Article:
They say all politics is local… and while we might like to mull the state of global geopolitics and talk about what’s wrong with the world and how it might be fixed, we as individuals aren’t likely to ever cast much of a shadow on the big picture.
And so we try to raise our kids right, take good and thoughtful actions in our careers, recycle, keep up with the news, and cut down on red meat. We do what we can and trust that maybe the collective of people acting locally actually ripples outward and makes the world a better place.
Maybe I’m just grumpy. But I think America is awakening to the likelihood that it’s not working quite like we thought and hoped it would.
Plenty of countries have enjoyed higher standards of living by virtue of their willing participation and partnership with what I’ve called “Western economic idealism,” for lack of a better term. And then we have Iran, Russia, Saudi Arabia, China, Afghanistan, Pakistan, etc.
Countries that have made it pretty clear that, frankly, dear readers, they don’t give a damn.
I know I just wrote about this idea last week: that globalization is in retreat, that the world is fracturing along geopolitical fault lines.
But I’m going to keep at it because this trend has huge implications for your investments for the next decade, at least.
We’ve already heard from companies as they pulled out of Russia. Russia and Ukraine combined made up 9% of McDonald’s (NYSE: MCD) total revenue in 2021 – a little over $500 million. Starbucks (NASDAQ: SBUX) had much less Russian exposure, less than 1% of revenue. Still, that’s around $300 million lopped off the top line.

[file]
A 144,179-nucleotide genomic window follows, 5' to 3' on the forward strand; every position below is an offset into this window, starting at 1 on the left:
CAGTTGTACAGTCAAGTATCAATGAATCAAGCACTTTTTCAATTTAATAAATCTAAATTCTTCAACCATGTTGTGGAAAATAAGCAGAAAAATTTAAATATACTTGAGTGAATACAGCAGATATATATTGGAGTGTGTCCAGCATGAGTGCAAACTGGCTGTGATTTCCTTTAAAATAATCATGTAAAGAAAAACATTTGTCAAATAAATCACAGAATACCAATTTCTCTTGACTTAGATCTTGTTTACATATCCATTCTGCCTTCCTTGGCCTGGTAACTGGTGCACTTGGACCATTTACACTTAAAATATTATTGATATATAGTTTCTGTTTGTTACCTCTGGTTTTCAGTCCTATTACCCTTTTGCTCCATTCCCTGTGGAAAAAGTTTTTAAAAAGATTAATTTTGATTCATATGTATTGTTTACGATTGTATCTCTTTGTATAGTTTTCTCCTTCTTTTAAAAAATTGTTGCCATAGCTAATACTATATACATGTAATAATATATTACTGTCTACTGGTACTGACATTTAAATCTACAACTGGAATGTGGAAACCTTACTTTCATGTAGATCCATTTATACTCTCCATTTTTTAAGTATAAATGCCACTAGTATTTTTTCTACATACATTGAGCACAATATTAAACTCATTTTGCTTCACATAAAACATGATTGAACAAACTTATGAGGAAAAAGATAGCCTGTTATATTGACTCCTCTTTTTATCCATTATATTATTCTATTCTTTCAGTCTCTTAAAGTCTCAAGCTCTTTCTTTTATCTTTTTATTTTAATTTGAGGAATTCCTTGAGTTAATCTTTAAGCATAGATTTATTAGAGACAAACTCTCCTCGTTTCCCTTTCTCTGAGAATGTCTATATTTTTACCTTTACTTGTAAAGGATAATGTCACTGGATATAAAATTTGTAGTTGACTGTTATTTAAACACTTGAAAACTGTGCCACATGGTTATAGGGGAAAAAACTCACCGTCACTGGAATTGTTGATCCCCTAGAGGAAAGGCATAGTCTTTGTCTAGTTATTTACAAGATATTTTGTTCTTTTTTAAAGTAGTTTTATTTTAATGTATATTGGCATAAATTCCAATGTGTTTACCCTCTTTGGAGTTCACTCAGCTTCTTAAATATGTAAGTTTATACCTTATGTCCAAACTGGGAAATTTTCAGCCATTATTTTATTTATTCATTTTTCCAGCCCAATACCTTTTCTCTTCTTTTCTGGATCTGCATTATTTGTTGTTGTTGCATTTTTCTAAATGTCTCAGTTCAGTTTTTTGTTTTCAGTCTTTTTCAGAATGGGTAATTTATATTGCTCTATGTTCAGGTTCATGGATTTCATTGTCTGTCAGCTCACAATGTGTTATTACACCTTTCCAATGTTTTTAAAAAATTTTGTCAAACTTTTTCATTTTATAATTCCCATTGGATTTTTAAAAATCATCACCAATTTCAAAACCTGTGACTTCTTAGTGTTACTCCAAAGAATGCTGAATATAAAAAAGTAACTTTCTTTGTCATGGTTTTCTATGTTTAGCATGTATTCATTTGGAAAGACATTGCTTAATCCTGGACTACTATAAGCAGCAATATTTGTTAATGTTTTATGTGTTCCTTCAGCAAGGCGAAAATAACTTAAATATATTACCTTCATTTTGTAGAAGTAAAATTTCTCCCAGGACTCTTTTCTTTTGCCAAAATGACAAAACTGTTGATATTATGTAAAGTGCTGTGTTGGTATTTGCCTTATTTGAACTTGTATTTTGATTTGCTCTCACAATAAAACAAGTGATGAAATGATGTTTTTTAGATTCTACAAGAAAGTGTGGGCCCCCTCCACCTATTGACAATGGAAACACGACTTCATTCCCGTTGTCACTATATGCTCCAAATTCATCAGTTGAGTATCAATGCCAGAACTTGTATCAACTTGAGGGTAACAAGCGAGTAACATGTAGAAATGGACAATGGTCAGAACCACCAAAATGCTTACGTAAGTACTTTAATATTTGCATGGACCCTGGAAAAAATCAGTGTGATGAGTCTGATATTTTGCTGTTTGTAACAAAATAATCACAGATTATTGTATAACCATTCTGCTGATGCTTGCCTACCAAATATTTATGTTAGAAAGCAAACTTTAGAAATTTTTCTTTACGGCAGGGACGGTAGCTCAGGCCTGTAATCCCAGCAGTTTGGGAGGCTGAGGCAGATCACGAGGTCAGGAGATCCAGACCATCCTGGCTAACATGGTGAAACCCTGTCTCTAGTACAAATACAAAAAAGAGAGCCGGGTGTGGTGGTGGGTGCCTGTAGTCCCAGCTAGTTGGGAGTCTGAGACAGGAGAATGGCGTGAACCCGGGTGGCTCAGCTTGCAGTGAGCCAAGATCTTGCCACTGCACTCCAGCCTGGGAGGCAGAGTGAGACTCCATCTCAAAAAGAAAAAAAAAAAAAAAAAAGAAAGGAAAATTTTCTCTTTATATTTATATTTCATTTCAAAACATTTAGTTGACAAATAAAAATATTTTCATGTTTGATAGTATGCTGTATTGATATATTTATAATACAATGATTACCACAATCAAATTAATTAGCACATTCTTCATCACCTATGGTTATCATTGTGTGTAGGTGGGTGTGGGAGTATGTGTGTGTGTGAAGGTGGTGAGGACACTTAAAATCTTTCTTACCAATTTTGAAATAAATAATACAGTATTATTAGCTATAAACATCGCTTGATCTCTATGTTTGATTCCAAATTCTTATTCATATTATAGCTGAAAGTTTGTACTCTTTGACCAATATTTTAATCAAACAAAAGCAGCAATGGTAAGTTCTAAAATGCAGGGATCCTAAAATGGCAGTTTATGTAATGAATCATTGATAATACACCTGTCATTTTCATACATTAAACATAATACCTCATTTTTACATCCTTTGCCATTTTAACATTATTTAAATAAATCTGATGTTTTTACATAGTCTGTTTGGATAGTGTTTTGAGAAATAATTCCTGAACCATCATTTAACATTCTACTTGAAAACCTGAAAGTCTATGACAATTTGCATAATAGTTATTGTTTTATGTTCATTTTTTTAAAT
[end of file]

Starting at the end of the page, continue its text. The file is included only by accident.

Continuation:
These are not particularly big numbers. But a few hundred million here, a few hundred million there, pretty soon we’re talking about real money…
The Giant Panda in the Room
So let’s go ahead and address the giant panda in the room, China.
In an escalating trade war, what about all the multinational companies that do significant business in China? Companies like Starbucks (NASDAQ: SBUX), General Motors (NYSE: GM), Microsoft (NASDAQ: MSFT), Boeing (NYSE: BA), Apple (NASDAQ: AAPL), Tesla (NASDAQ: TSLA), and so on and so on….
And what about companies that have supply chains that run through China?
How should individual investors proceed as tensions escalate between the U.S. and China? How will this affect the economic and investment landscape?
China’s Trade War
As I wrote last week, simply not owning Chinese stocks that are listed here in the U.S. is a critical step for any investor's financial health. But the potential effects of a growing trade war with China may not be so obvious.
Let’s start with a little history…
President Clinton paved the way for China to be admitted into the World Trade Organization on January 11, 2001, negotiating a range of criteria on things like intellectual property and human rights to make it happen.
Of course, China ignored or openly violated most of these criteria from the get-go. But the Bush administration had bigger fish to fry with its focus on the War on Terror. In the wake of the financial crisis, the Obama administration began to criticize China and its trade practices openly. But the net result of the tough talk was just complaints filed with the WTO.
President Trump took action in 2018 when he levied a bunch of tariffs on a range of Chinese exports to the US. The dollar value of these tariffs has gone up ever since…
The Biden administration has continued to enforce Trump-era tariffs. It has also added to them. And the most important escalation of this trade war with China concerns the new rules that president Biden enacted for selling semiconductors and semiconductor equipment to China. In a nutshell, selling semiconductors and semiconductor equipment is now illegal. I’ve written about the details of these new rules here.
These new semiconductor and semiconductor equipment rules are less than a month old. China has yet to respond formally, but make no mistake: there will be a response. And I think casino companies operating in Macau are particularly vulnerable.
Wynn Resorts (NASDAQ: WYNN) gets 72% of its revenue from China. Las Vegas Sands is lower, 62%, but both are still largely dependent on China. WYNN was trading at $74 on October 7, the day the Biden semiconductor rules were announced. 5 days later, WYNN shares hit a low of $56.